Welcome to my personal blog for CoinPoker! After playing and placing In-The-Money in the most recent NLH One Million Freebuy tournament, I wanted to prepare a special series about aggressiveness in poker. As such, we are taking a momentary break from the blogs about best openings in Open Face Chinese Poker in order to go back to the roots of No Limit Hold’em play. Aggressiveness In Poker (“Bully The Bully” situation). Shuffle up and deal!
Aggressiveness is a good thing but there is a “but”…
As we saw last week in the first part about aggressiveness in poker, it’s a common belief in the Hold’em Poker world that you have to be very aggressive in order to win. However, in order to know how aggressive one should be, there will be a few factors needed to be taken into consideration, such as your level of play, the game format you are playing, as well as the style of play of your opponents.
We ended that last post with a common saying in poker: In order to be a winning player, you should adjust and play the opposite style of your table! That being said, there will also be cases where you should engage against bully players and where it would not be optimal to adopt a passive or a low-ball style of play.
Are you in a “Bully the bully” situation?
Your position at the table will definitely determine how aggressive you can or should be.
For example, if you find yourself in the inevitable BvB battle (big blind vs small blind) and every time you are in the small blind position the player on the big blind re-raises you, then you have to react and attack him back as soon as you hold a legitimate hand, otherwise he will run over you, which is something you cannot let happen at a poker table.
Remember that it’s statistically impossible for him to have a stronger hand than you every time he’s in the big blind position. He’s just protecting his BB, so you have to take this into consideration and adjust your aggro factor. You have to bully the bully!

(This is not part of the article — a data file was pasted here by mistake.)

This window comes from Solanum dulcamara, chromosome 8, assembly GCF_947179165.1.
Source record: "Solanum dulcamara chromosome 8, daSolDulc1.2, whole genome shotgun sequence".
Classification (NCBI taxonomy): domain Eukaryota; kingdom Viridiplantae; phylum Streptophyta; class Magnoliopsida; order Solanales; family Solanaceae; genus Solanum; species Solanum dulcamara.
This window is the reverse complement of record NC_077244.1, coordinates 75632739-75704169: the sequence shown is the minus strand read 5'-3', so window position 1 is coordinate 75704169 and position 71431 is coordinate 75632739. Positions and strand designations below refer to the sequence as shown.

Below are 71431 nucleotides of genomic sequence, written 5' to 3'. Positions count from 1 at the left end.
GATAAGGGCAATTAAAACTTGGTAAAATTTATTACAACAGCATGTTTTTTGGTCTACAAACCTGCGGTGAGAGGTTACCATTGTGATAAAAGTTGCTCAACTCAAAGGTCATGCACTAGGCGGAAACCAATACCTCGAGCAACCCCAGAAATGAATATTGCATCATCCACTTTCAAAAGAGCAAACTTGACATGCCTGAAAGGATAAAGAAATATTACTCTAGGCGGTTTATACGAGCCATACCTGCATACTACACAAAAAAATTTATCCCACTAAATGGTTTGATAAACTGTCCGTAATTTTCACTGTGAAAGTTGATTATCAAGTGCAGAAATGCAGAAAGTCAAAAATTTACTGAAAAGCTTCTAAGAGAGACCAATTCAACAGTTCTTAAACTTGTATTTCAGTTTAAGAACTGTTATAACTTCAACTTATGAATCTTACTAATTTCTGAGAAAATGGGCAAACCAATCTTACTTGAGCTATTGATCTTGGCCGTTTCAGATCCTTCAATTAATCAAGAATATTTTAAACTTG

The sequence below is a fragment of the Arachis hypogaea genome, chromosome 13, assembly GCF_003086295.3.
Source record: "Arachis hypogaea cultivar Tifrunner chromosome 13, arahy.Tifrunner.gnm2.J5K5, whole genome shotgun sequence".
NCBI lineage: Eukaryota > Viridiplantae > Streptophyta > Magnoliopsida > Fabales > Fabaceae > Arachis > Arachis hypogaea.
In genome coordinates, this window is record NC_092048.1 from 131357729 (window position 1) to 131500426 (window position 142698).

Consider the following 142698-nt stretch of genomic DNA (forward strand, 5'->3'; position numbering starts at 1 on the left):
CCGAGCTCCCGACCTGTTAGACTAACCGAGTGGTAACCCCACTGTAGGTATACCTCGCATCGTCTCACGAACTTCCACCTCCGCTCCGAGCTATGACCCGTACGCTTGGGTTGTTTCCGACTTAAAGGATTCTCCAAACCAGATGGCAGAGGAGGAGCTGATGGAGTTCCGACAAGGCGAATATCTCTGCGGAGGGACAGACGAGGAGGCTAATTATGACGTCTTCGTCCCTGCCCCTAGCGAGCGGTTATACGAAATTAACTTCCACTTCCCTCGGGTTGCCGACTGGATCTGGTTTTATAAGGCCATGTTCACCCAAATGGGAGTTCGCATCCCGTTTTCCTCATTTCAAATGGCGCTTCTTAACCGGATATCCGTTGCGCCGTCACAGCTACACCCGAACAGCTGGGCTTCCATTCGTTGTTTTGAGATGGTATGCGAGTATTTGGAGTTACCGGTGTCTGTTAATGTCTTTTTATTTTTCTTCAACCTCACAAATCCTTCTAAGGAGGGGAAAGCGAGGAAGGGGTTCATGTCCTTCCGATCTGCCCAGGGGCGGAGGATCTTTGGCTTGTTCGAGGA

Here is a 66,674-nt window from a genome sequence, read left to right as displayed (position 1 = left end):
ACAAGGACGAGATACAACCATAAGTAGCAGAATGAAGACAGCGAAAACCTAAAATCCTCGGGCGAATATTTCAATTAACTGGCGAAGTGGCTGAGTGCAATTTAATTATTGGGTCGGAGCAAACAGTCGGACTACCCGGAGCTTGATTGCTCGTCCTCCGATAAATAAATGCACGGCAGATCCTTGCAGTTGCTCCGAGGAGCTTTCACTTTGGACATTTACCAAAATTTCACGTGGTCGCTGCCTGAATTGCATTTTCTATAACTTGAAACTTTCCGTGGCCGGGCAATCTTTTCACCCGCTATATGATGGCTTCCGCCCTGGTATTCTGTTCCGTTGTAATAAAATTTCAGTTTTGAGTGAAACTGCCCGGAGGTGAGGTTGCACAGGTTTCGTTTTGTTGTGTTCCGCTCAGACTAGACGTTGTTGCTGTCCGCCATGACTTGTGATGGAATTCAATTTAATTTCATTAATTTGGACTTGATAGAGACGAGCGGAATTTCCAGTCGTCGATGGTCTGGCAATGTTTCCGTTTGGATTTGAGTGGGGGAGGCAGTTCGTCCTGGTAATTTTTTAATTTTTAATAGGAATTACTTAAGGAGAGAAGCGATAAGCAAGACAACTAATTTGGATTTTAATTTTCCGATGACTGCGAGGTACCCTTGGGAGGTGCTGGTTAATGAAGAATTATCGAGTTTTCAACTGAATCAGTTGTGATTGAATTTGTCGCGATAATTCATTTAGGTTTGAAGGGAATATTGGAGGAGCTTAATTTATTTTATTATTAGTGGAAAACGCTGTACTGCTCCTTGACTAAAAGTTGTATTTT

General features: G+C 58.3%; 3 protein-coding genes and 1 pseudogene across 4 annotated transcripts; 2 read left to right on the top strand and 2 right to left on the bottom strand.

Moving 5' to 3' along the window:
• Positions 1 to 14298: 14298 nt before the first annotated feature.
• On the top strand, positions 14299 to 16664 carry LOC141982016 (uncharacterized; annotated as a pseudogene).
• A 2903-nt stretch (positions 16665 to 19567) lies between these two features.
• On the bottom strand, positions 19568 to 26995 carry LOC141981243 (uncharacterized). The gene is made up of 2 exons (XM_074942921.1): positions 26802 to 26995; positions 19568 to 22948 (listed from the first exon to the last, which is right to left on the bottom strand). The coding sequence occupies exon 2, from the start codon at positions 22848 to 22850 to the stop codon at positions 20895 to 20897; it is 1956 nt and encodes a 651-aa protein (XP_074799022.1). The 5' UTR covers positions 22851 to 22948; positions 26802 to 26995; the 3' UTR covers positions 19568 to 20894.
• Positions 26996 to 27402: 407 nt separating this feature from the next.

If you fail to do this, you will be exploited and you will lose your small blind 100% of the time.
This also apply to frequent situations where the raise comes from the button! If you see that happening systematically, you have to fight back and protect your blinds. Otherwise, the player on the button will see how soft you play, and he will keep raising every time.
Once he has faced a few re-raises from you and has been forced to lay low and fold his hand a couple of times, he will think twice before raising again with garbage, only because he is sitting on the button.
Another example: If you see a player that is way too aggressive, who plays too many hands, who wants to see all the flops, who makes continuation bets 100% of the time, and bets on absolutely every street, then you need to fight back.
Most of the time, extremely aggressive players are good players (not always, but often), and those players will have no fear to raise their 9-2 offsuit in an UTG+1 position, just like Gus Hansen used to do some years ago.
But remember that being over-aggressive does not give magical powers, and these aggro players will still have the same shitty cards as any other players at the table.
What I mean is that if the “Gus” you’re playing with faces a lot of resistance, he will back off with most of his shitty hands. So, what’s the best way to counterattack? Let’s see that in the next blog post!
Rendezvous next week for the continuation of these series of tips on Aggressiveness in Poker!
Meet me at the tables on CoinPoker to practice your skills and enjoy the action. Open yourself a CoinPoker account today!
Isabelle “No Mercy” Mercier
OFC “Progressive” World Champion
Read the previous part here: Aggressiveness In Poker (Adjustment Factor)
Read the next part here: Aggressiveness In Poker (Handling Aggressiveness)